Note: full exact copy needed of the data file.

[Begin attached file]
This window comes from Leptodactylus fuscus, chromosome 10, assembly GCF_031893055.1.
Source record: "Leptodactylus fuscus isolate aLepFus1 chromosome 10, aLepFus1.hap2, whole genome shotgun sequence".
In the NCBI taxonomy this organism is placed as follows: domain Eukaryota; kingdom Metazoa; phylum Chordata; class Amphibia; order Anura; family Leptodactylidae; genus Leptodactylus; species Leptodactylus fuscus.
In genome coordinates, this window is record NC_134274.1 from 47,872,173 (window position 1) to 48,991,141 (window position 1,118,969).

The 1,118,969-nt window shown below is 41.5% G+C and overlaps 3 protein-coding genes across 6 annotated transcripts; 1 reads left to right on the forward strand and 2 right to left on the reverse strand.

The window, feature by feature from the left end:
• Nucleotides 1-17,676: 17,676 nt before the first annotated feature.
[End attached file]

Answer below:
This window comes from Leptodactylus fuscus, chromosome 10, assembly GCF_031893055.1.
Source record: "Leptodactylus fuscus isolate aLepFus1 chromosome 10, aLepFus1.hap2, whole genome shotgun sequence".
In the NCBI taxonomy this organism is placed as follows: domain Eukaryota; kingdom Metazoa; phylum Chordata; class Amphibia; order Anura; family Leptodactylidae; genus Leptodactylus; species Leptodactylus fuscus.
In genome coordinates, this window is record NC_134274.1 from 47,872,173 (window position 1) to 48,991,141 (window position 1,118,969).

The 1,118,969-nt window shown below is 41.5% G+C and overlaps 3 protein-coding genes across 6 annotated transcripts; 1 reads left to right on the forward strand and 2 right to left on the reverse strand.

The window, feature by feature from the left end:
• Nucleotides 1-17,676: 17,676 nt before the first annotated feature.